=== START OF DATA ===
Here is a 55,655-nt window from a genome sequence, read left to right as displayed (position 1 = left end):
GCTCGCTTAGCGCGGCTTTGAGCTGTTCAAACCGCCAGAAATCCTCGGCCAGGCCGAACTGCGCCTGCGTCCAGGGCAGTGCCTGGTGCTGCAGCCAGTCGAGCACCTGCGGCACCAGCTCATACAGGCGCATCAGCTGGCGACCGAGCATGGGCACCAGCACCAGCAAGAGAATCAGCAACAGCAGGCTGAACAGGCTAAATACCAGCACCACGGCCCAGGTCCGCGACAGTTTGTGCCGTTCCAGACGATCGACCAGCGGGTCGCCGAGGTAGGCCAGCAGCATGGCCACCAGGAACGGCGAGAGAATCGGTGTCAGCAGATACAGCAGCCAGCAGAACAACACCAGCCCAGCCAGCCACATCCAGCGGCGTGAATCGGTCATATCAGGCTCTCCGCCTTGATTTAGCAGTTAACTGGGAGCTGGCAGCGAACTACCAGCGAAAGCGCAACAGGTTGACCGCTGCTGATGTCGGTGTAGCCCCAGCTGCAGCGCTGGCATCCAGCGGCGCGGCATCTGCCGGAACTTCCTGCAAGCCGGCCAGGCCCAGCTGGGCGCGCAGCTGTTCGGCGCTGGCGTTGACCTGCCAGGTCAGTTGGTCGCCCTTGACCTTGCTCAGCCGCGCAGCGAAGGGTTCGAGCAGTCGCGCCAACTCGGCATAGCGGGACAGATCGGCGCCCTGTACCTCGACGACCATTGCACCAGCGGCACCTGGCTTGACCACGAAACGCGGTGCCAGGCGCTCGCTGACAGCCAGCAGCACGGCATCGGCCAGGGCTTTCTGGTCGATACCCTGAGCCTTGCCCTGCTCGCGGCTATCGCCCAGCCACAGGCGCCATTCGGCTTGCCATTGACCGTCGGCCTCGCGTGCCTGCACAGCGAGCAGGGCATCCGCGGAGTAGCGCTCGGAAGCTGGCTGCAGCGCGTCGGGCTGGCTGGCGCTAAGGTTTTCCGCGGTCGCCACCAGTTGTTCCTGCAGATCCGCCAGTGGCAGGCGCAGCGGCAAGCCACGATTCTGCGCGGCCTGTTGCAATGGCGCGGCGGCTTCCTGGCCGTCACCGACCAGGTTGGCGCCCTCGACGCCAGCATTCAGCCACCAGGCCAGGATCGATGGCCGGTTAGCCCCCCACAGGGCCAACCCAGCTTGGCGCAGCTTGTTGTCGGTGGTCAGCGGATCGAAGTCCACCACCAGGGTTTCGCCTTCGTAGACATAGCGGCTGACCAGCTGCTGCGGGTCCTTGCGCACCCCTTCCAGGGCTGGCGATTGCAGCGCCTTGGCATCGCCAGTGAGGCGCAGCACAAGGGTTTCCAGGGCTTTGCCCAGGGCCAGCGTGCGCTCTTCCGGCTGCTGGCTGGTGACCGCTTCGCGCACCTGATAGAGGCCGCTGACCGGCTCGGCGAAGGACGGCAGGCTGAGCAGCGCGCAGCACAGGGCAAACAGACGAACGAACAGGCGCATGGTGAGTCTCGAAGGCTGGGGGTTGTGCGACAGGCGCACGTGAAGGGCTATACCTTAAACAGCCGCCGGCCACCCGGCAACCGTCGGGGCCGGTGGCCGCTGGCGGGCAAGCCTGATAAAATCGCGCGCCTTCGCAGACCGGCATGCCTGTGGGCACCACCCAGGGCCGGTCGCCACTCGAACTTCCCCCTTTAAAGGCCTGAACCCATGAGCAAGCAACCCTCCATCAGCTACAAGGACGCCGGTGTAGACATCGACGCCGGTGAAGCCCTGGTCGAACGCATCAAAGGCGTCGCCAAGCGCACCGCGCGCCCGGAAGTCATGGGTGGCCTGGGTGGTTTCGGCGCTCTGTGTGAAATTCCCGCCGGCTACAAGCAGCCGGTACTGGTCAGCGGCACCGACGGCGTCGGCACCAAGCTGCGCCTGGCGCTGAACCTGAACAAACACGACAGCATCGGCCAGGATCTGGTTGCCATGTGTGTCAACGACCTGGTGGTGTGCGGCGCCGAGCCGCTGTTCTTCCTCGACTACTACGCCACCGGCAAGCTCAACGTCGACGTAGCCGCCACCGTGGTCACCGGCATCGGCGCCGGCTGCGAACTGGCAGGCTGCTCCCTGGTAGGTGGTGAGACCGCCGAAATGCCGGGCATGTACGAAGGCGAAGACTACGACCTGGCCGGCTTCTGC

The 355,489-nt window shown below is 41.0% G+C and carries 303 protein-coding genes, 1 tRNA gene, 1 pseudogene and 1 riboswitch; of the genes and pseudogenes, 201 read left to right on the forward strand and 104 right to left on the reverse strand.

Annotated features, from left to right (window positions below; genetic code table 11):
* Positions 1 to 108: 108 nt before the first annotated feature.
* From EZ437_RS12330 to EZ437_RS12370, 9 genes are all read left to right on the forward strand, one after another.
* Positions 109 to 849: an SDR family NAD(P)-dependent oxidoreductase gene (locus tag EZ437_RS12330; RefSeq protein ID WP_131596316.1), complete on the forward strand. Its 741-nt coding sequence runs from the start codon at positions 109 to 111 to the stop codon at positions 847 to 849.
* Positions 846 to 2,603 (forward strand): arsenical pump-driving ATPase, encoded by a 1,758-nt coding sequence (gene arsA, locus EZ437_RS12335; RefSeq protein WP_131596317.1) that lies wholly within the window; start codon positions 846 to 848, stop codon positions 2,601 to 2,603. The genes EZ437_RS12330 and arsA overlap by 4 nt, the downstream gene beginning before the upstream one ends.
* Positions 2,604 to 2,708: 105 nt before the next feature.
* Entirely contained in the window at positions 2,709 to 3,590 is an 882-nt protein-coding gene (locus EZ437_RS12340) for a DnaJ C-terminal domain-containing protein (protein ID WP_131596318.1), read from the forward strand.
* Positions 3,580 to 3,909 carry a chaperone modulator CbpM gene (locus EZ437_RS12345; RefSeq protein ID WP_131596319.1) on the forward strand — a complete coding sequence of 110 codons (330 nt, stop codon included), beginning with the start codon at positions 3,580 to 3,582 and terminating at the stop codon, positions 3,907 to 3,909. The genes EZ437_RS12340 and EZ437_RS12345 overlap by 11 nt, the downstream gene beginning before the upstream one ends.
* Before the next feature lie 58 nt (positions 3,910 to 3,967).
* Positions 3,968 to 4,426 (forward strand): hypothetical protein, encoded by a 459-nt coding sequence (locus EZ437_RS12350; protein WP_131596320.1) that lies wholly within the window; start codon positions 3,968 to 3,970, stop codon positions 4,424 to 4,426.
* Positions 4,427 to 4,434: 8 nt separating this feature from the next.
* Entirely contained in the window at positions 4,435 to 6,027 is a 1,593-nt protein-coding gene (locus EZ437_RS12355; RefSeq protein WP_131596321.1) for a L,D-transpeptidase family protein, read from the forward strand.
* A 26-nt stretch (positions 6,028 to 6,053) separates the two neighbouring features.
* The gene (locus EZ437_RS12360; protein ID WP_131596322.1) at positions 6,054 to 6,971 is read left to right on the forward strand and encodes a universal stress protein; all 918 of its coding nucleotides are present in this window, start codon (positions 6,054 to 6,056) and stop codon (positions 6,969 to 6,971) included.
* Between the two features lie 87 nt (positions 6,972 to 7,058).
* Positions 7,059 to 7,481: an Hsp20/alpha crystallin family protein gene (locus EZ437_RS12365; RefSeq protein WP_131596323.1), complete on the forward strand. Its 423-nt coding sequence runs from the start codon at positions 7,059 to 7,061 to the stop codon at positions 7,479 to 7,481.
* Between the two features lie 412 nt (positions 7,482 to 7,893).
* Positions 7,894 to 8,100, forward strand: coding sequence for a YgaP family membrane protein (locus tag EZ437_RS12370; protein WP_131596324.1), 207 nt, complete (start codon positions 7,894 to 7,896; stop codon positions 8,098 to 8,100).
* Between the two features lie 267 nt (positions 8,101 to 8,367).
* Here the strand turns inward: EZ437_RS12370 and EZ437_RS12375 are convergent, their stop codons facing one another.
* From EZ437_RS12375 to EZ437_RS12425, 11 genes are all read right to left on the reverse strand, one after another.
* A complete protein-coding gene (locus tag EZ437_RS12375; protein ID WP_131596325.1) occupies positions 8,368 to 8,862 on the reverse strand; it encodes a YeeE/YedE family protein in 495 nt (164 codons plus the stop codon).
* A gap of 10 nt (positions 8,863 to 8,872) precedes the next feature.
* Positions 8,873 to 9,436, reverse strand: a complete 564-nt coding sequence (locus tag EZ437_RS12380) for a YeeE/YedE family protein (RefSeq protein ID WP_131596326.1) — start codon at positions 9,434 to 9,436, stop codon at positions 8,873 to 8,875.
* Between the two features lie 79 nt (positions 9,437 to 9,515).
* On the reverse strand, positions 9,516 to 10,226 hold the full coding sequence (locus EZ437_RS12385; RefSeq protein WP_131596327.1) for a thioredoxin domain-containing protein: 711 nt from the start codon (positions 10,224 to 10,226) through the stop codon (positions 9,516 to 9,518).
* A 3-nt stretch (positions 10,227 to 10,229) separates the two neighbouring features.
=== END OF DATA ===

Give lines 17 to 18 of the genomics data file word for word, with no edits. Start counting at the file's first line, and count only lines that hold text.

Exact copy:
* The gene (locus EZ437_RS12360; protein ID WP_131596322.1) at positions 6,054 to 6,971 is read left to right on the forward strand and encodes a universal stress protein; all 918 of its coding nucleotides are present in this window, start codon (positions 6,054 to 6,056) and stop codon (positions 6,969 to 6,971) included.
* Between the two features lie 87 nt (positions 6,972 to 7,058).